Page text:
2. “I wish they’d stop making promises that I can’t keep.” Some leaders know so little about what some of their people do that they don’t fully understand how long and what kind of detail are required to meet certain deadlines and objectives. Checking with those who will actually do the work will help set realistic objectives and expectations. Make a commitment only after checking with the people who will do the work.
  3. “I wish my leader would stop making commitments that the company can’t keep.” I heard this complaint most frequently in the aerospace industry where a company was under contract to build a product for a client. It was not uncommon once a contract had been signed for a client to make a number of additional requests to the existing contract. This phenomenon is referred to as “scope creep.” The client wanted to add a number of “bells and whistles” but still wanted the project to come in under budget, ahead of schedule, with quality construction, and totally safe at the price that was originally agreed upon. Such behavior put massive amounts of pressure and stress on individuals to meet the additional expectations in addition to the agreed-upon objectives. Checking parameters, available resources, cost factors and time commitments become the basis for effective negotiation. Don’t promise what can’t be delivered just because you think it can.
  4. “I wish my leader understood how changing priorities impacts everything I do.” This might occur because of the failure on the part of the leader to understand the particulars of what someone is doing. If there isn’t a conversation about off-loading one task for another and what needs to take precedence over time, then people become frustrated. In this situation, the frustrated party also needed to seek clarifications about specifics. For some reason, they were afraid to do so. Think through, identify priorities, and clearly establish a plan for the individual.
  5. “I wish they knew that their priority is not at the top of my list.” Sometimes an individual may work for a number of different leaders on various projects. It is often common for all of the leaders to know what the person is working on, but the leaders never talk among themselves and decide the priority of the projects to be completed. This situation leaves the individual with the task of deciding task priority and then having to defend themselves if they violated someone’s expectations. Get clear on project priorities.
  6. “I wish my leader would allot enough time to get things right the first time.” When I inquired about this statement, the individual actually told me that they had tried to address this situation, but they were told, “We really never get things right the first time, but doing something is better than doing nothing. Besides, we usually have all the time we need to get it right the second time.” This is an interesting way of solving problems and allotting resources. One can only wonder how much time and money were wasted in getting it right “finally.” Plan and decide to save time and money by allowing sufficient time and resources to get things done correctly the first time.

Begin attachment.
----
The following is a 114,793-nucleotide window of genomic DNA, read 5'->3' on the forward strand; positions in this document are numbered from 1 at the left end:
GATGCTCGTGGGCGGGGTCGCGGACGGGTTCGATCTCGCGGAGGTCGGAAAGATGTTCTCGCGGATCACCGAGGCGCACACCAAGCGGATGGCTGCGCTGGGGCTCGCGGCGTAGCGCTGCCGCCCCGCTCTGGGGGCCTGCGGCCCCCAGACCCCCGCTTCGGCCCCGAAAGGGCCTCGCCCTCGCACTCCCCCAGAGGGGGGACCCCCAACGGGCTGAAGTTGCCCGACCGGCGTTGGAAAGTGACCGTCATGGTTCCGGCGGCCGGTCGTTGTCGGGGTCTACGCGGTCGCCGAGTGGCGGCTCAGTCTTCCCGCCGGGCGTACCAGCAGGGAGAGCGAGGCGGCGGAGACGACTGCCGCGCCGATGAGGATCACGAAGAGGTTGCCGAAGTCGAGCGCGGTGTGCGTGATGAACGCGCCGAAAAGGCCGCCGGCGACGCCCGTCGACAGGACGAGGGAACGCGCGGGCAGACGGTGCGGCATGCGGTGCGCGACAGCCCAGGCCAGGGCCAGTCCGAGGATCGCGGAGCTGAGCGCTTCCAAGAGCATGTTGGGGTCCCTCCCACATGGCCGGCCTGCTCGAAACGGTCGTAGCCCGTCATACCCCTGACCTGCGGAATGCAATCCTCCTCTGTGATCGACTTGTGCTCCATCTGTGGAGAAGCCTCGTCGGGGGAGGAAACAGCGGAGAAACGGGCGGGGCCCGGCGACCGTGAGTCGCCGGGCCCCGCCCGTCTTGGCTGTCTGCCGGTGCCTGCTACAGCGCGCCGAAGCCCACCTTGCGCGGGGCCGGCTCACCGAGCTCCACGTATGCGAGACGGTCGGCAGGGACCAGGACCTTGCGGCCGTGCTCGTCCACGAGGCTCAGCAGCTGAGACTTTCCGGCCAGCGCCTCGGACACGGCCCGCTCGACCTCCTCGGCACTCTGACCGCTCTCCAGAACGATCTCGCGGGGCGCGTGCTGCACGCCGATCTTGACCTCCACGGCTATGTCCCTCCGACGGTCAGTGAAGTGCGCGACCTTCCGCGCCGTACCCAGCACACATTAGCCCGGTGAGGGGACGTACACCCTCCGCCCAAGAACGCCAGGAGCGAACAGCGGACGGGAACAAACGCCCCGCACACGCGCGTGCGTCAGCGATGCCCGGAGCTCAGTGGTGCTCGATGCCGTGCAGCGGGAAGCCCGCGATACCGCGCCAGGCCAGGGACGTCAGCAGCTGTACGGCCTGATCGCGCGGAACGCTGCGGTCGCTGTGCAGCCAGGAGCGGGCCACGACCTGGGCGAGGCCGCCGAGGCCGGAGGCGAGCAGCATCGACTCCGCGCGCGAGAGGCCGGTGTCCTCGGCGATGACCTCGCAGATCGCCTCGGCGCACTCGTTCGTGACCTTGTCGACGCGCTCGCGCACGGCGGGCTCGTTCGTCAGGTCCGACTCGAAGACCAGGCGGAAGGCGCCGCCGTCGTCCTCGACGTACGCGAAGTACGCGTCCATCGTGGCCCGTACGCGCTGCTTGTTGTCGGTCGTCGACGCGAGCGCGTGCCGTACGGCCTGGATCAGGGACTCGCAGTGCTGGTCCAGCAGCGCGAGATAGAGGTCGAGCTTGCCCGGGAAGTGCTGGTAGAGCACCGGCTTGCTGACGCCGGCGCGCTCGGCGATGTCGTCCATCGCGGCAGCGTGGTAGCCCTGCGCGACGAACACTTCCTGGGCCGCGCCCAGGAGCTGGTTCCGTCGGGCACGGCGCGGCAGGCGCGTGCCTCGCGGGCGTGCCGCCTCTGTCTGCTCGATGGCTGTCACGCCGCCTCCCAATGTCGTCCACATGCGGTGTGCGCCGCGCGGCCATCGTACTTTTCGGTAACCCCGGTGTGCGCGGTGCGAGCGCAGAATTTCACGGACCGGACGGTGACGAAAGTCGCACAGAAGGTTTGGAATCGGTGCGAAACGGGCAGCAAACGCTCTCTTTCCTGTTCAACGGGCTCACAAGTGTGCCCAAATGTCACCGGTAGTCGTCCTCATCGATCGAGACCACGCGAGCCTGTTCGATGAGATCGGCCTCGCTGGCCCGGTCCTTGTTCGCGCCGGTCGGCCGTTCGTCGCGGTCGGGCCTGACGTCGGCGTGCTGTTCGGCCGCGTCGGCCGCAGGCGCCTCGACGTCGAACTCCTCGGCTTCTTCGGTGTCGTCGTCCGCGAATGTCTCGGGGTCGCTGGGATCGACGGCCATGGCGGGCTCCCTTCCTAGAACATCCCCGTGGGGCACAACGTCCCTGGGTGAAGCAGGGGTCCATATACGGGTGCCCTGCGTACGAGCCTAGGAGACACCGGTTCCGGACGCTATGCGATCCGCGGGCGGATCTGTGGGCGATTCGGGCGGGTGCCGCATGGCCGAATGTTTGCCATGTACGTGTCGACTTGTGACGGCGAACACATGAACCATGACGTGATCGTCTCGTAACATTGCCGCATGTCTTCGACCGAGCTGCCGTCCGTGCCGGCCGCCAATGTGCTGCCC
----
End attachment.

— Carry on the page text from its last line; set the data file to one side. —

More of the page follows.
7. “I wish my leader took more time planning and thinking through the cost of things.” When I asked for the situation behind this statement, I was told that this leader would often make budgeting decisions when planning large projects without asking for input. Then when a project overran the specified budget, the leader would blame everyone for not working efficiently. Ironically, this happened numerous times and yet, no one above this leader ever addressed their behavior, and the folks below always ended up taking the blame. Don’t be afraid to ask for input.
  8. “I wish my leader would ask my opinion rather than assuming what I think and then telling me I am wrong.” The individual who shared this statement told me that her leader said that he just assumed what she was thinking and decided that she was wrong before he ever asked for her opinion. He told her this after she asked him why he never asked for her opinion. Often the people who do the work know more about what isn’t working than their leaders do. Taking a moment to ask for people’s opinion or to solicit their understanding of complex problems can pay huge dividends. Don’t assume everything you think you know.

Obviously, the individuals on the receiving end of such behavior have some responsibility to share their concerns and make requests that would make their work more efficient. For whatever reason, they didn’t feel comfortable in doing so. Taking the time to be clear, checking the time and resource commitments of those who will do the work, and being clear about priorities will greatly help. Additionally, planning and effective decision making can be greatly enhanced by soliciting the ideas and input of those doing the work.

If you include others in the processes of planning the work you will not only establish value for their contribution and expertise, but will also improve the quality of your results. Only then will the “I wish’s” that take a toll on your effectiveness go away.